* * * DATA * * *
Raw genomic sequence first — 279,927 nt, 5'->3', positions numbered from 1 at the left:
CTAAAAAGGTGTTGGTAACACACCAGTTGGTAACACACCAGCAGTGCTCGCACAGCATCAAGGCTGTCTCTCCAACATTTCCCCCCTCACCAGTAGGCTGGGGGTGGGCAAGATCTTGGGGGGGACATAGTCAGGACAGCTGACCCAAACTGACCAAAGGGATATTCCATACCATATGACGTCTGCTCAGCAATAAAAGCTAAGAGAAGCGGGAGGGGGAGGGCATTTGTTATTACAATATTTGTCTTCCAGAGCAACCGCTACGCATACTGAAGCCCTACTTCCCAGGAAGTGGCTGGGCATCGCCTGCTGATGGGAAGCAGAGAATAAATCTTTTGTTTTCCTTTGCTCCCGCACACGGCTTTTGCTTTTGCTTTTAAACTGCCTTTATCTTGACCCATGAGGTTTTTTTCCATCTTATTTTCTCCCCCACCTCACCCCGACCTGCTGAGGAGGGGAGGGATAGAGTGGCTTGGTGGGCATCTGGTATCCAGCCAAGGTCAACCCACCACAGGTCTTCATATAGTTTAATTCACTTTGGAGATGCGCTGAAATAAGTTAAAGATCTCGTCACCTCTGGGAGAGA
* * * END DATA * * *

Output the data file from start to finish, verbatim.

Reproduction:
Raw genomic sequence first — 279,927 nt, 5'->3', positions numbered from 1 at the left:
CTAAAAAGGTGTTGGTAACACACCAGTTGGTAACACACCAGCAGTGCTCGCACAGCATCAAGGCTGTCTCTCCAACATTTCCCCCCTCACCAGTAGGCTGGGGGTGGGCAAGATCTTGGGGGGGACATAGTCAGGACAGCTGACCCAAACTGACCAAAGGGATATTCCATACCATATGACGTCTGCTCAGCAATAAAAGCTAAGAGAAGCGGGAGGGGGAGGGCATTTGTTATTACAATATTTGTCTTCCAGAGCAACCGCTACGCATACTGAAGCCCTACTTCCCAGGAAGTGGCTGGGCATCGCCTGCTGATGGGAAGCAGAGAATAAATCTTTTGTTTTCCTTTGCTCCCGCACACGGCTTTTGCTTTTGCTTTTAAACTGCCTTTATCTTGACCCATGAGGTTTTTTTCCATCTTATTTTCTCCCCCACCTCACCCCGACCTGCTGAGGAGGGGAGGGATAGAGTGGCTTGGTGGGCATCTGGTATCCAGCCAAGGTCAACCCACCACAGGTCTTCATATAGTTTAATTCACTTTGGAGATGCGCTGAAATAAGTTAAAGATCTCGTCACCTCTGGGAGAGA